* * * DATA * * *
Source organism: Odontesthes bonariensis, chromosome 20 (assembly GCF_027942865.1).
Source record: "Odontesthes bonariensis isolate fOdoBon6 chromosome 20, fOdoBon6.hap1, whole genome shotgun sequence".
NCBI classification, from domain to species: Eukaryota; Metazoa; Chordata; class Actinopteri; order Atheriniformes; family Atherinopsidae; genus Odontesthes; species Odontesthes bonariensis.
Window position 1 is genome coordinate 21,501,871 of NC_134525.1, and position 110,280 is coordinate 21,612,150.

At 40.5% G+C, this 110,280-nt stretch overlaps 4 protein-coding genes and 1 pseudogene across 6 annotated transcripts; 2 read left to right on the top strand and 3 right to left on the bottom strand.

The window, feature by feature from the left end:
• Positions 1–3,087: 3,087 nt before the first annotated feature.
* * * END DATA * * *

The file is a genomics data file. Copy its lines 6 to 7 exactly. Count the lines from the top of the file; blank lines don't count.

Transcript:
The window, feature by feature from the left end:
• Positions 1–3,087: 3,087 nt before the first annotated feature.